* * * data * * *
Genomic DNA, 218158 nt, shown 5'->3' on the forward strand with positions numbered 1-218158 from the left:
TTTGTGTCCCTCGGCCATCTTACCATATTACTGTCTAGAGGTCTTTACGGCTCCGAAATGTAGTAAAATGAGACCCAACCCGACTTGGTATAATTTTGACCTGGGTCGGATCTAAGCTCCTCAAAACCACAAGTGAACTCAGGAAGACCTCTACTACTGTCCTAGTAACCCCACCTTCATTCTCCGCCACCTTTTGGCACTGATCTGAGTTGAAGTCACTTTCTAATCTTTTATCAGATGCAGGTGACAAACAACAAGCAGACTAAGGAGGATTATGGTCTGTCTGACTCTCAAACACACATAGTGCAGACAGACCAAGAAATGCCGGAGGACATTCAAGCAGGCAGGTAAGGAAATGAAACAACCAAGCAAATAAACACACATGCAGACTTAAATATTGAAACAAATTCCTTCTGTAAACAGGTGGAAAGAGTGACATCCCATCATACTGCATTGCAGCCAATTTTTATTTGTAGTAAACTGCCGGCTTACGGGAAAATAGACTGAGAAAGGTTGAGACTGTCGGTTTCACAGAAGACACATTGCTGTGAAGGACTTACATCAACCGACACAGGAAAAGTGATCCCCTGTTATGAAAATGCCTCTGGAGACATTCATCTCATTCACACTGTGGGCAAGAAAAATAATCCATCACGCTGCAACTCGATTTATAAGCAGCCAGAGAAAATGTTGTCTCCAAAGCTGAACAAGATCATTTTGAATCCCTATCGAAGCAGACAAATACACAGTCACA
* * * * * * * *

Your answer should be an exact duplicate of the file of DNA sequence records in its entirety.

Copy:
Genomic DNA, 218158 nt, shown 5'->3' on the forward strand with positions numbered 1-218158 from the left:
TTTGTGTCCCTCGGCCATCTTACCATATTACTGTCTAGAGGTCTTTACGGCTCCGAAATGTAGTAAAATGAGACCCAACCCGACTTGGTATAATTTTGACCTGGGTCGGATCTAAGCTCCTCAAAACCACAAGTGAACTCAGGAAGACCTCTACTACTGTCCTAGTAACCCCACCTTCATTCTCCGCCACCTTTTGGCACTGATCTGAGTTGAAGTCACTTTCTAATCTTTTATCAGATGCAGGTGACAAACAACAAGCAGACTAAGGAGGATTATGGTCTGTCTGACTCTCAAACACACATAGTGCAGACAGACCAAGAAATGCCGGAGGACATTCAAGCAGGCAGGTAAGGAAATGAAACAACCAAGCAAATAAACACACATGCAGACTTAAATATTGAAACAAATTCCTTCTGTAAACAGGTGGAAAGAGTGACATCCCATCATACTGCATTGCAGCCAATTTTTATTTGTAGTAAACTGCCGGCTTACGGGAAAATAGACTGAGAAAGGTTGAGACTGTCGGTTTCACAGAAGACACATTGCTGTGAAGGACTTACATCAACCGACACAGGAAAAGTGATCCCCTGTTATGAAAATGCCTCTGGAGACATTCATCTCATTCACACTGTGGGCAAGAAAAATAATCCATCACGCTGCAACTCGATTTATAAGCAGCCAGAGAAAATGTTGTCTCCAAAGCTGAACAAGATCATTTTGAATCCCTATCGAAGCAGACAAATACACAGTCACA